November 7: Yes, There’s Good News

November 7: Yes, There’s Good News

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November 7, 2021 – All Saints Sunday

Scripture: Revelation 21:1-6

When a loved one dies, what’s the good news? When a son or daughter dies, what’s the good news? Is there even good news at all?

Here’s a truth about me: I don’t personally know what it is to grieve deeply. I’ve never had to grieve the death of dearly close friend or family member. This means that for the most part, I’ve not walked in the shoes of most of you. And so, for the past thirty or so years, whenever I’ve been called upon to stand alongside a church member or friend in their hour of grief, I’ve never been able unable to draw out of the well of personal experience to know what it is they’re going through. I can imagine it, but that’s not the same thing. Because of my life experiences thus far, I can’t know it feels like to experience crippling grief.

That being the case, any answer I provide to the question I asked – is there good news at the time of death? – is said with a bit trepidation for fear that it may smack of naivete. And, if personal experience is a requirement to speak to the truth of the Good News, then yes, I’d be guilty of being naïve. But it’s my belief that truth is truth regardless of one’s experience, and so I will continue boldly proclaim it at the time of death knowing full well that a day is coming for me when my assertions to the truth of the Good News will in fact be affirmed by personal experience.

So, let me ask it again: when a loved one dies, even a child, is there good news to be proclaimed? The answer is, yes there absolutely is!

In short, the good news is that unlike me, God personally knows your deepest pain. He’s personally acquainted with every difficult and painful feeling you’ve ever felt. He knows it because he’s been there! He grieved the death of his own Son, Jesus. God knows grief firsthand. In fact, it could even be argued that he continues to feel the pain of grief even after our own begins to subside. Why? Because in this broken world, not a second goes by that someone somewhere isn’t suffering, and when we suffer, I believe God feels it. That we’ve got the image of God within us connects us to him, and so when we hurt deeply, God feels it to a degree. So, one aspect of the good news at the time of death is that we’re not alone in our grief. Sometimes, it may feel that way, but the deep abiding truth is that God’s right there at our side even when we’re unaware of his presence.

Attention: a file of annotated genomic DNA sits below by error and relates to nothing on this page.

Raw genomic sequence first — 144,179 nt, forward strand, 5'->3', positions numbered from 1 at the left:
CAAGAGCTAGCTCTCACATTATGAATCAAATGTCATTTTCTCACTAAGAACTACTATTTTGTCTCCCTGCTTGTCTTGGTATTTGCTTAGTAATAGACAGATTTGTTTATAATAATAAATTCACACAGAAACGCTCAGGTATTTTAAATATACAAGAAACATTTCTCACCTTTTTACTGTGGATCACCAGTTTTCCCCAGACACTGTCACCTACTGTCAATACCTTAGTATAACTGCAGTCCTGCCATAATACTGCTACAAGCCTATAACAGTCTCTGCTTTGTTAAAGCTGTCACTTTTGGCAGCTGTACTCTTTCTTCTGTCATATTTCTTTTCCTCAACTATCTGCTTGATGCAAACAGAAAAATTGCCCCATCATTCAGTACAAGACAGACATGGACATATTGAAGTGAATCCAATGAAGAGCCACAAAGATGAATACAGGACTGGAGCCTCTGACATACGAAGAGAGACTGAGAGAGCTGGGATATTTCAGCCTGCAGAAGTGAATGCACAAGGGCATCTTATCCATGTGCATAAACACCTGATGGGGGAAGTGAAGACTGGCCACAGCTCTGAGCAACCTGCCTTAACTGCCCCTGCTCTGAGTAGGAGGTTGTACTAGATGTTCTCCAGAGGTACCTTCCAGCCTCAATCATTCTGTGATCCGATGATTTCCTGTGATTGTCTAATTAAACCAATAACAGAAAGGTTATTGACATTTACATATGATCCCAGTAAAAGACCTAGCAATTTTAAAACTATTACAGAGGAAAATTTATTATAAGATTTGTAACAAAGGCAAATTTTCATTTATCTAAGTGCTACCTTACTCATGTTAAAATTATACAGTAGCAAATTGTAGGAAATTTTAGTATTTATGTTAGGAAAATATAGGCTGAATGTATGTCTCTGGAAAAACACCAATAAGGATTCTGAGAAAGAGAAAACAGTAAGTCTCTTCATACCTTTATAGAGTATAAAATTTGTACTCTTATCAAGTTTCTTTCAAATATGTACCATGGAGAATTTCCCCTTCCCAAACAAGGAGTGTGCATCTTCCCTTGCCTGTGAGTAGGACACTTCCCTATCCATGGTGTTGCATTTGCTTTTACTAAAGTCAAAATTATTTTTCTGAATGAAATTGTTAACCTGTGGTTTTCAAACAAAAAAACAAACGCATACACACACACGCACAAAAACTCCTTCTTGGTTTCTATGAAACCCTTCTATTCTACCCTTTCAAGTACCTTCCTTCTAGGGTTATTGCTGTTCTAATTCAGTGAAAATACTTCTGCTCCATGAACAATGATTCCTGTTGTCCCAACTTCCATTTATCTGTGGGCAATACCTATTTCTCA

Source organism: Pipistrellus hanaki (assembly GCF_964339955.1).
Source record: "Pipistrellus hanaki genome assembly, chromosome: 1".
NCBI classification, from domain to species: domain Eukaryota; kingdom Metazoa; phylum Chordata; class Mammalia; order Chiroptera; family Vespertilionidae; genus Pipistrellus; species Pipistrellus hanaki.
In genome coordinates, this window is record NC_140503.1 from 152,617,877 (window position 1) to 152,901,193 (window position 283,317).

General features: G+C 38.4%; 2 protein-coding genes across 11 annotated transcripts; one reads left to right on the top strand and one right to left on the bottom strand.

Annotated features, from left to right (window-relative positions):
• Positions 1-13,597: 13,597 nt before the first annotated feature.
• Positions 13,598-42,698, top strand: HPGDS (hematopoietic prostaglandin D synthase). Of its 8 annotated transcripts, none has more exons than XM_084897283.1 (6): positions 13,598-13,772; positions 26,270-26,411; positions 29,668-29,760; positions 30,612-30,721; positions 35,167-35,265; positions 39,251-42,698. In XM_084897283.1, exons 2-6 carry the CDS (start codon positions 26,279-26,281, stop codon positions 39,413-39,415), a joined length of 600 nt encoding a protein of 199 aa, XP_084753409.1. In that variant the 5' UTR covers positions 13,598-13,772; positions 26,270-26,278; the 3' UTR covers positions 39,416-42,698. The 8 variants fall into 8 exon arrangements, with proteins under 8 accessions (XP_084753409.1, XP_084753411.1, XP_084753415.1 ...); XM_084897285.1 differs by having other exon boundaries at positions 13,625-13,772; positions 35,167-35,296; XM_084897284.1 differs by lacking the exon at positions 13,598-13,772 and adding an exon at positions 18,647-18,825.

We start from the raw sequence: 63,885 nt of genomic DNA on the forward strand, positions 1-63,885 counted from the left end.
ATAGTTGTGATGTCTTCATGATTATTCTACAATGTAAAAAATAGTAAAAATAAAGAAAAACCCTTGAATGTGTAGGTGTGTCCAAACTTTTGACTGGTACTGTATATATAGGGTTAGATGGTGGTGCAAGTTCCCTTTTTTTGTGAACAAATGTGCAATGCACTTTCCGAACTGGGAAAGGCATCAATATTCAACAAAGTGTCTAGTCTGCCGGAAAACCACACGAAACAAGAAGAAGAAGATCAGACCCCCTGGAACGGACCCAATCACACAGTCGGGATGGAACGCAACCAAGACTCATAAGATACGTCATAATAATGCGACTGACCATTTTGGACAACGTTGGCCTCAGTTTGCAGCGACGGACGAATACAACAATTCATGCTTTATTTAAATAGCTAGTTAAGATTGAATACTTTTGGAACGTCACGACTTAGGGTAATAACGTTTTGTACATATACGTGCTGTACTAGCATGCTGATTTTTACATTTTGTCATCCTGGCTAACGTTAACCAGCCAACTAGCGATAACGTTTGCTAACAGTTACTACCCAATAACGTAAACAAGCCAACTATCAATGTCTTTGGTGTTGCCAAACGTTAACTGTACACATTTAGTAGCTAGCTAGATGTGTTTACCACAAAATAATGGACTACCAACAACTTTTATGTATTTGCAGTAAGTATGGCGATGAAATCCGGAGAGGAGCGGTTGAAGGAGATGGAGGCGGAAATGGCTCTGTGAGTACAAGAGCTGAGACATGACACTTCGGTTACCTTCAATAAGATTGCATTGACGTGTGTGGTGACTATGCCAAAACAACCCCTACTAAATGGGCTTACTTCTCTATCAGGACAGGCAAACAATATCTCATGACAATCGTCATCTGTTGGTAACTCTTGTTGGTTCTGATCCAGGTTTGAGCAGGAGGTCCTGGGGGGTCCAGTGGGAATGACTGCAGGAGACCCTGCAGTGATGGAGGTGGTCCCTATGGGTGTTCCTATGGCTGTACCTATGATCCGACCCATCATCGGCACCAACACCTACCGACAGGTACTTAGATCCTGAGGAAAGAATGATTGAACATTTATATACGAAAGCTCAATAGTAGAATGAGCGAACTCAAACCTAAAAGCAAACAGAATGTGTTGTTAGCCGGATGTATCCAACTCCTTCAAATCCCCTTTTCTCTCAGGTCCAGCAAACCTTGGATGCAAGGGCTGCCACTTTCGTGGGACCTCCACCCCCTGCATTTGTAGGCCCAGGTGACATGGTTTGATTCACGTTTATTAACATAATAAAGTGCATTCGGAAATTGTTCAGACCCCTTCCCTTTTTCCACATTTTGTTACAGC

The good news also includes the fact that grief, and even death itself, doesn’t have the last word. Yes, grief may tarry a long time, even years, but God’s made a promise that those who trust in him will not be subject to that deep grief forever. Yes, maybe for this lifetime there will always be some semblance of the grief we feel. But God’s promise to his children is that we will not carry that grief with us to our place of eternal rest. Human grief is limited to this world, and when we take our final breath to this world, we bid grief good-bye forever.

In the vision given to John concerning the End of Days, Jesus spoke of a day when the earth and heavens that we currently know will be replaced with “a new heaven and a new earth” (Rev. 21:1). I haven’t a clue as to what that will look like or how it’ll come about, but I believe it’ll happen somehow. God knows how to make it happen since he’s the one who created the current cosmos! Who’s to say he can’t replace it with a new cosmos? Anyway, according to John’s vision, when this new creation does come about, all pain and suffering, sadness and grief, hurting and dying—all of it will be eternally swept away never to be experienced again. Maybe, just maybe, it’ll be such that it won’t even be a memory. Or even a concept. Maybe it’ll be such that when we’re ushered into this new Kingdom of Heaven, there won’t even be a concept of grief because it’ll be as though it never was.

Even though I’ve not walked the path that many of you have walked, I’ve watched and listened to you through the years. You’ve told me that it hurt more than you thought you’d be able to bear, but as you looked back you were able to see where God was healing your heart, and that at some point along the way you realized that it didn’t hurt quite as much as it did before. That’s good news.

I’ve heard you tell me that one of the things that gave you hope, even in the midst of tremendous emotional turmoil, was your steadfast belief that God was walking with you, that he knows your pain, and that his plan for you includes a day when all the grief you feel will come to an end. Forever. That’s good news.

Over the past twelve months, many of you have said good-bye to a dearly loved one: a husband, a wife, a brother, a sister, a mother, a father, an in-law, a cousin, aunt, uncle, or grandparent. No doubt, their absence is palpable. But even more definite is the Good News that in Jesus Christ we know what it is to live, truly live. May all of us never forget that the last and final word is that life, eternal life, resides in Jesus Christ, even in the face of death. That, dear friends, is the Good News.

Thanks be to God.

Immediately following the sermon was our liturgy for remembering and naming the saints, church and family members who have passed away in the last twelve months.


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